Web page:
22 February 2011

Trimming Tool

Genrich Altschuller's Theory of Inventive Problem Solving (aka TRIZ - pronounced trees) is a brilliant framework that designers and engineers should all be familiar with.

One of the many tools included in the TRIZ methodology is an approach called trimming. Basically it involves arbitrarily removing one element from a design, then trying to make the system perform all the necessary functions without that piece.

I put together this little flowchart to help explain how Trimming works. To quote John Hodgeman, you're welcome.

4 comments:

Ellen Domb said...

You are being "Tweeted" by TRIZ experts! One minor tweak to your flow chart is that sometimes you can make a very minor tweak to one of the parts, to have the system work with the trimmed part out of the system, but that's outside the spirit of simplicity of your chart. Thanks for the elegance of your posting!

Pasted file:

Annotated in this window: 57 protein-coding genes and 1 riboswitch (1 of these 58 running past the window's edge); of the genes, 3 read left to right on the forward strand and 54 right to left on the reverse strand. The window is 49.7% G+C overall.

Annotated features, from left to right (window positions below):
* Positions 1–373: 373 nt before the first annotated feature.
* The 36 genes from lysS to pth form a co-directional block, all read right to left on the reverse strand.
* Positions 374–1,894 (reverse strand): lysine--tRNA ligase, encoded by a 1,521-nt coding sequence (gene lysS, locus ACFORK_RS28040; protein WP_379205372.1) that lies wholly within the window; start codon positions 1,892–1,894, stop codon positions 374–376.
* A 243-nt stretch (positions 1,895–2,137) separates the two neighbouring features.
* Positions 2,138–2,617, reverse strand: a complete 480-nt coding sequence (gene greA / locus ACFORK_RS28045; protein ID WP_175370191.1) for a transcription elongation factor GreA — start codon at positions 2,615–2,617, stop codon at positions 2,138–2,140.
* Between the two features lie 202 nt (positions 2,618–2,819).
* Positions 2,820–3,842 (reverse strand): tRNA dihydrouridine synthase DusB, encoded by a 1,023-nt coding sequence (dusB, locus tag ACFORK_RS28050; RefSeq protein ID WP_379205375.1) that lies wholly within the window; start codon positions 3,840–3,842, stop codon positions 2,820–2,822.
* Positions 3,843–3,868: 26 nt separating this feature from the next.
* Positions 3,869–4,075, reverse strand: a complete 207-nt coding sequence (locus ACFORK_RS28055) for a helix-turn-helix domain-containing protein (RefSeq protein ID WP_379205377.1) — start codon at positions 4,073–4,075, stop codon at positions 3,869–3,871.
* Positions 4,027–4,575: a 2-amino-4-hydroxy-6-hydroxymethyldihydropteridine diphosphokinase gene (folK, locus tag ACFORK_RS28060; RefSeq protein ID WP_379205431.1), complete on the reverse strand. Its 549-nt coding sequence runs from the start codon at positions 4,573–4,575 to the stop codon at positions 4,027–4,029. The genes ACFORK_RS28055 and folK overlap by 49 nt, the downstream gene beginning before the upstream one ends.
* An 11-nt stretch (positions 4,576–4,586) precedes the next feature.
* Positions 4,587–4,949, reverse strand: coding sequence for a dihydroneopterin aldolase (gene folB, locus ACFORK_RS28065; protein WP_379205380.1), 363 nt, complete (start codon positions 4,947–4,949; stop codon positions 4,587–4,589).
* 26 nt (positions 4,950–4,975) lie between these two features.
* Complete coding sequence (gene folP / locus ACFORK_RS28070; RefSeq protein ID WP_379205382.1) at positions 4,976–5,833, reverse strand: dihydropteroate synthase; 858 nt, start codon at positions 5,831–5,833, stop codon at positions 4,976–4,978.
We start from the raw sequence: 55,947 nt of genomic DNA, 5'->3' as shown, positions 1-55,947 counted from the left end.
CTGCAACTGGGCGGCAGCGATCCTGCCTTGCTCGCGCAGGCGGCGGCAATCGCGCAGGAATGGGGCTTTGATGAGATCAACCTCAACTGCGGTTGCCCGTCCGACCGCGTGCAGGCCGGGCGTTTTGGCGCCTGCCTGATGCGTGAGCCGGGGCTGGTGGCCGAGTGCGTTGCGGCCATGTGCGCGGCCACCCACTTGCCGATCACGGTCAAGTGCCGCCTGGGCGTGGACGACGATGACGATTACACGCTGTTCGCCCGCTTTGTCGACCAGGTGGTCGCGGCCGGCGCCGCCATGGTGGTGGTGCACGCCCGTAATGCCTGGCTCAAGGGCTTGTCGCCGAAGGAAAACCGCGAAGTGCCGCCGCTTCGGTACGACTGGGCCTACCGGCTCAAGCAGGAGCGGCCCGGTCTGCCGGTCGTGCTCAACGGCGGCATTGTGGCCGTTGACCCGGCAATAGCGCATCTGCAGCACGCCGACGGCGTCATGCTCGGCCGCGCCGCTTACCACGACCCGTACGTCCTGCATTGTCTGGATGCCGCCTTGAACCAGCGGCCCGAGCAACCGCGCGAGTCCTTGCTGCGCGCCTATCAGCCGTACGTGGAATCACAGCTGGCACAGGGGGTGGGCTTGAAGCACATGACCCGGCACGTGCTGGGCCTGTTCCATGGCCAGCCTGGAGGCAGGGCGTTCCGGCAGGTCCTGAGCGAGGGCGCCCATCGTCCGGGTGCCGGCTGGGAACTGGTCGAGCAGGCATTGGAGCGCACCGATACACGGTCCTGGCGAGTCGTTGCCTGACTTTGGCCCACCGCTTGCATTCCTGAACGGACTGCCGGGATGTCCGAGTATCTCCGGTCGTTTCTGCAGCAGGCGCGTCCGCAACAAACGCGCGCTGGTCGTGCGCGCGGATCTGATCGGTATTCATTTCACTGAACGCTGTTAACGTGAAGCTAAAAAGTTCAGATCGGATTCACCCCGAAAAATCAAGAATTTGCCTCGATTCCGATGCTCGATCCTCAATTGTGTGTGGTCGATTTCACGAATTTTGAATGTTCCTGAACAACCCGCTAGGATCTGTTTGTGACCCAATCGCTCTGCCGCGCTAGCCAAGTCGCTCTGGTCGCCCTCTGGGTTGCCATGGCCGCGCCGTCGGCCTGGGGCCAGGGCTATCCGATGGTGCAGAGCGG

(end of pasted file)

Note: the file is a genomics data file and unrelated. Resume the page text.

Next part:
The Dan Ward said...

Thanks for the heads up! Glad you like the diagram.

And thanks too for the observation that sometimes the system-minus-one-part just needs a little tweaking to make it work, rather than automatically replacing the part. I'll have to redo the diagram and post it again sometime (for now, I'll let readers check out the comments section to learn that nugget).

Jose Miguel said...

Nice and simple model. Congrats. Maybe you can see it as if the singer in the middle of the party left off. Is there anyone else in the party who can entertain us ? yes? then let's try. NO by any mean? then lets move to another party.

The Dan Ward said...

@Jose - Thanks! And nice example... I hadn't thought about it in those terms but that's a great metaphor.